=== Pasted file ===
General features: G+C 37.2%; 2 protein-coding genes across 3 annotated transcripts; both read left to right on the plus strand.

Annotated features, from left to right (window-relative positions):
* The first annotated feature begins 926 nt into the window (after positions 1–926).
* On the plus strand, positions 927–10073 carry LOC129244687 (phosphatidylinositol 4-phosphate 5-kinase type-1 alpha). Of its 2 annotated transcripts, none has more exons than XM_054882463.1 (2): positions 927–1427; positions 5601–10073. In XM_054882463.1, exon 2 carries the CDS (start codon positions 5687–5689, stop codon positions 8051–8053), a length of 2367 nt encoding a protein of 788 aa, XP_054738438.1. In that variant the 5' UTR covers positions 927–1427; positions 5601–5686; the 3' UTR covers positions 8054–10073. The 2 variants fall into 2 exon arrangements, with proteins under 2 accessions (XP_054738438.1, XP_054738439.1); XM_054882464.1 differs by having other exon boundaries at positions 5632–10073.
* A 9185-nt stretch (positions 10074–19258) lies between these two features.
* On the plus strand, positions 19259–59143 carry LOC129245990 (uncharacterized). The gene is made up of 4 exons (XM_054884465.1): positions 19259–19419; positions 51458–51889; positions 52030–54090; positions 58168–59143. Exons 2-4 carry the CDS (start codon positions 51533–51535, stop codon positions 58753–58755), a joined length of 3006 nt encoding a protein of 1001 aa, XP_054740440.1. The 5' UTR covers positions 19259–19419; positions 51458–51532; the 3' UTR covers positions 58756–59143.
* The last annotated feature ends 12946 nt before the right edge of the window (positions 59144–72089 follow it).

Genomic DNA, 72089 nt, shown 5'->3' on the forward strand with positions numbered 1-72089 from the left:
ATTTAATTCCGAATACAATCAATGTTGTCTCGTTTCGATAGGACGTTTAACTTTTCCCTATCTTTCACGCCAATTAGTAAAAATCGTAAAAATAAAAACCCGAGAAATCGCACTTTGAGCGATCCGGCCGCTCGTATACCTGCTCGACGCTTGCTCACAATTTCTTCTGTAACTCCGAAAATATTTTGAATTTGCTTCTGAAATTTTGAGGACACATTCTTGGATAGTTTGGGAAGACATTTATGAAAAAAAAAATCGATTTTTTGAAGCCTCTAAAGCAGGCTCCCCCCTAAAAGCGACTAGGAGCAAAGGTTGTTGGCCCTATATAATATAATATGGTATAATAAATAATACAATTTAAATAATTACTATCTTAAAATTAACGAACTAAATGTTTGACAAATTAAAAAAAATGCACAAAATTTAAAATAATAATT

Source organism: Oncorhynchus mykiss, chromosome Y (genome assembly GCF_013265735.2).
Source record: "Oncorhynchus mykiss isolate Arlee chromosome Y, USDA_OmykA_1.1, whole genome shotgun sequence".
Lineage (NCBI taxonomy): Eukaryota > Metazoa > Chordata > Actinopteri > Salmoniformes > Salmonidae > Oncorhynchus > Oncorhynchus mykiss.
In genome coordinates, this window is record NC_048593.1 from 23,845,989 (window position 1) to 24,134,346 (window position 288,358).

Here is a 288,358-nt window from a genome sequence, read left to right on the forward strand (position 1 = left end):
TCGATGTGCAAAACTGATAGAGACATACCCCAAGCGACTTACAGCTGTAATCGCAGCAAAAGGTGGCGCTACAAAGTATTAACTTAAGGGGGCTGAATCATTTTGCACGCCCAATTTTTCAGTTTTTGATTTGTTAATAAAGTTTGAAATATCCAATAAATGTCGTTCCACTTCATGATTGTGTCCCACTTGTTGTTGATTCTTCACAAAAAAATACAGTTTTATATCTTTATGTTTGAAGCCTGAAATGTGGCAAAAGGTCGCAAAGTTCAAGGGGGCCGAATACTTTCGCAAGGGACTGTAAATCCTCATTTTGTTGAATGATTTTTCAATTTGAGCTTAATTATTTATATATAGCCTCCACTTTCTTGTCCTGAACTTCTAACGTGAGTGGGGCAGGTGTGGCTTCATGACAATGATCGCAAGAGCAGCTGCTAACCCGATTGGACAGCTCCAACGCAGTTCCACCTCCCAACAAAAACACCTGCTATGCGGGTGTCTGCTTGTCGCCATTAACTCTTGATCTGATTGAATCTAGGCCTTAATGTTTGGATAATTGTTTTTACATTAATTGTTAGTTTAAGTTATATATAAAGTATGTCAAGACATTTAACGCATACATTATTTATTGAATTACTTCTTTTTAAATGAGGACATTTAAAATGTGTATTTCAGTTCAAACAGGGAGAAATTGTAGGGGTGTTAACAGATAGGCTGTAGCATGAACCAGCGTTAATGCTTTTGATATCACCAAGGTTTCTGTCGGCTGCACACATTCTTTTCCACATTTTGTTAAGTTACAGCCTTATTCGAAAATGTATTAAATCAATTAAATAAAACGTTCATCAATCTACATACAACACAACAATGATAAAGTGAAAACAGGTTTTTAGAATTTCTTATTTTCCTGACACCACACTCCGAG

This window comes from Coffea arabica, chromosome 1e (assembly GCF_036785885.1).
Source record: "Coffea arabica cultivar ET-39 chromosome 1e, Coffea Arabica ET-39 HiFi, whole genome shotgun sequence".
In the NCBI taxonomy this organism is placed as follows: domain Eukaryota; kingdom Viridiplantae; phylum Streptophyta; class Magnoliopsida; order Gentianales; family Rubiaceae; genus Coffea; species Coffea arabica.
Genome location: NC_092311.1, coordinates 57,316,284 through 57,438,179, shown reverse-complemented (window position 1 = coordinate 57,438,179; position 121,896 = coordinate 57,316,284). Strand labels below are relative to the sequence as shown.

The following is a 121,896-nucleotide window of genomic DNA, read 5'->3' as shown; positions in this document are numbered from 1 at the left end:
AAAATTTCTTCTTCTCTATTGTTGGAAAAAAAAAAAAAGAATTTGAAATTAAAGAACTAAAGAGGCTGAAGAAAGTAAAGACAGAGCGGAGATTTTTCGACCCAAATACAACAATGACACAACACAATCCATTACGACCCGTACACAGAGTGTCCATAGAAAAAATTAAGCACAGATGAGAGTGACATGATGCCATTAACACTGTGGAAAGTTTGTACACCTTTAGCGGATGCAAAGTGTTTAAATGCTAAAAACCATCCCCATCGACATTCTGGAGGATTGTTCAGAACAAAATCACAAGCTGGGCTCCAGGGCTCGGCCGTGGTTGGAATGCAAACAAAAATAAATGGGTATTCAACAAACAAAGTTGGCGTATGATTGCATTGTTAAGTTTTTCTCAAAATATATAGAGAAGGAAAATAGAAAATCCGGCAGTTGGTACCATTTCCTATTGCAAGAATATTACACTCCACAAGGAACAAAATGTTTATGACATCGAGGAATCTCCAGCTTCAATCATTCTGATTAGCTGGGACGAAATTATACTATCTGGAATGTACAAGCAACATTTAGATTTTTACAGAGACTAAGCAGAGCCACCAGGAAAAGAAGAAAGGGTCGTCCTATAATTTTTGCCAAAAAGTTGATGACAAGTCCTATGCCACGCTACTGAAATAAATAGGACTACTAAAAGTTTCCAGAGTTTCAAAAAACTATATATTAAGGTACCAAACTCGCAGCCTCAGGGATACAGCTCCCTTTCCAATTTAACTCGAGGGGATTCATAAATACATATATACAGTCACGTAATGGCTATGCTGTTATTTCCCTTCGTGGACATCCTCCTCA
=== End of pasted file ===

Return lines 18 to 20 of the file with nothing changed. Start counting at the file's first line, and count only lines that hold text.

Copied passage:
In the NCBI taxonomy this organism is placed as follows: domain Eukaryota; kingdom Viridiplantae; phylum Streptophyta; class Magnoliopsida; order Gentianales; family Rubiaceae; genus Coffea; species Coffea arabica.
Genome location: NC_092311.1, coordinates 57,316,284 through 57,438,179, shown reverse-complemented (window position 1 = coordinate 57,438,179; position 121,896 = coordinate 57,316,284). Strand labels below are relative to the sequence as shown.

The following is a 121,896-nucleotide window of genomic DNA, read 5'->3' as shown; positions in this document are numbered from 1 at the left end: